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Wednesday, 27 October 1971
Page: 2574

Mr MacKELLAR (WARRINGAH, NEW SOUTH WALES) - I refer the Minister for Customs and Excise to the report on indigenous crude oil by Sir Leslie Melville which has been tabled in the Parliament. Is it a fact that the report indicates that the price proposed to be charged for the refining of indigenous crude oil by local refiners is above that which could be considered fair and reasonable? Is the Government concerned that, following this report, the price at present agreed for various grades of petrol could be open to question? Does the Government intend to take any action to ensure that Australians are supplied with petrol at a price fair to both supplier and consumer?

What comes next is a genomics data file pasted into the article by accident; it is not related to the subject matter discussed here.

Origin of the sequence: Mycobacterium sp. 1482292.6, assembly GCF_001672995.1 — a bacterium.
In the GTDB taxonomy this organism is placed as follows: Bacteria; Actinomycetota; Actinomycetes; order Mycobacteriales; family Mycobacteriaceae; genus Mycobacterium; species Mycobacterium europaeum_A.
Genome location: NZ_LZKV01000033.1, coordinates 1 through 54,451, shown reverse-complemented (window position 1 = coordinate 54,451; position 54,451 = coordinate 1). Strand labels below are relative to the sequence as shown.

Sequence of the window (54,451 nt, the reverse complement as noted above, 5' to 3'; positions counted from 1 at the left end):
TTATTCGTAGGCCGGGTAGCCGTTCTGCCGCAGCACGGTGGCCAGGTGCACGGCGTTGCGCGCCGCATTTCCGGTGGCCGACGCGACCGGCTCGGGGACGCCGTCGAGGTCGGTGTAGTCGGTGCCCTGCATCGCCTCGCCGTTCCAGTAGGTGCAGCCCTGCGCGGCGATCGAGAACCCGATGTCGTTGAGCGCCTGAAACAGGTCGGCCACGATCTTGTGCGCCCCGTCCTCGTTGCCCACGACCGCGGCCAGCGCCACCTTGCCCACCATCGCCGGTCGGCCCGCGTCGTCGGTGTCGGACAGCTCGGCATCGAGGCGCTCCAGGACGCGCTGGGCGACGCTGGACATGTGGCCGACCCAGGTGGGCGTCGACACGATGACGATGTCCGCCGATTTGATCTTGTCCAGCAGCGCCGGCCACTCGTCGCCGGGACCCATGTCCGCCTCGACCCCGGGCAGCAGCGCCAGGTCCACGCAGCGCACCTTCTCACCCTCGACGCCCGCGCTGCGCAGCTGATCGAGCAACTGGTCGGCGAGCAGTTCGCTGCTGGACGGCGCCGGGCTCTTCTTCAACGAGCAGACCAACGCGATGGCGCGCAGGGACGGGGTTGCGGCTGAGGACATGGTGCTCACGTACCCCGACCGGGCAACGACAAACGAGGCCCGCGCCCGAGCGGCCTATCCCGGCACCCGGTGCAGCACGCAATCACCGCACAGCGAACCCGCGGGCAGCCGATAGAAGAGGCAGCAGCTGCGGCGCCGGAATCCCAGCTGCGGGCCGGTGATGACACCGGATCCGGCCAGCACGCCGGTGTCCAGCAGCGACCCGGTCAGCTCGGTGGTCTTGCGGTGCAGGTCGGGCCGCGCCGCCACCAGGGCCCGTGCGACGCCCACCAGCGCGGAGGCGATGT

Mr CHIPP (HOTHAM, VICTORIA) (Minister for Customs and Excise) - I think it is important to realise the context in which Sir Leslie Melville wrote in his report which I tabled yesterday. It was in consequence of a statement which I made in this House on 7th September to solve one particular problem that was flowing from the Government's indigenous oil policy which states basically that oil found in Australia will be refined in Australia. Notwithstanding that requirement, there were marketers who were importing petrol with no refinery capacity in Austraia. It had been reported to me by at least one of these marketers who did not have a refinery that such marketers could not conclude a satisfactory refining deal with the present refiners. Under the terms of the policy I am obliged not to give an export licence unless all negotiations are exhausted. In that context, rather than the Government or myself making an arbitrary judgment the Government decided to appoint an arbiter who would fix a fair and reasonable price in those circumstances, bearing in mind the offer already made and the fact that the marketers did not have a refinery. So I believe that in the general context Sir Leslie's report cannot be seen nakedly as a report on what can be a fair and reasonable price of refining per se but on what is a fair and reasonable price of refining in these rather peculiar circumstances. The report has gone to the people negotiating. I believe it would be quite improper at this stage for me, as the Minister administering the indigenous oil policy, to make any comment on the report, because the purpose of the report was to get the parties together to negotiate. I think that any comment from myself as Minister at this stage could prejudice those negotiations between the 2 parties. But I commend the report to the attention of honourable members and ask them to read it in the light of the circumstances which I have just described.

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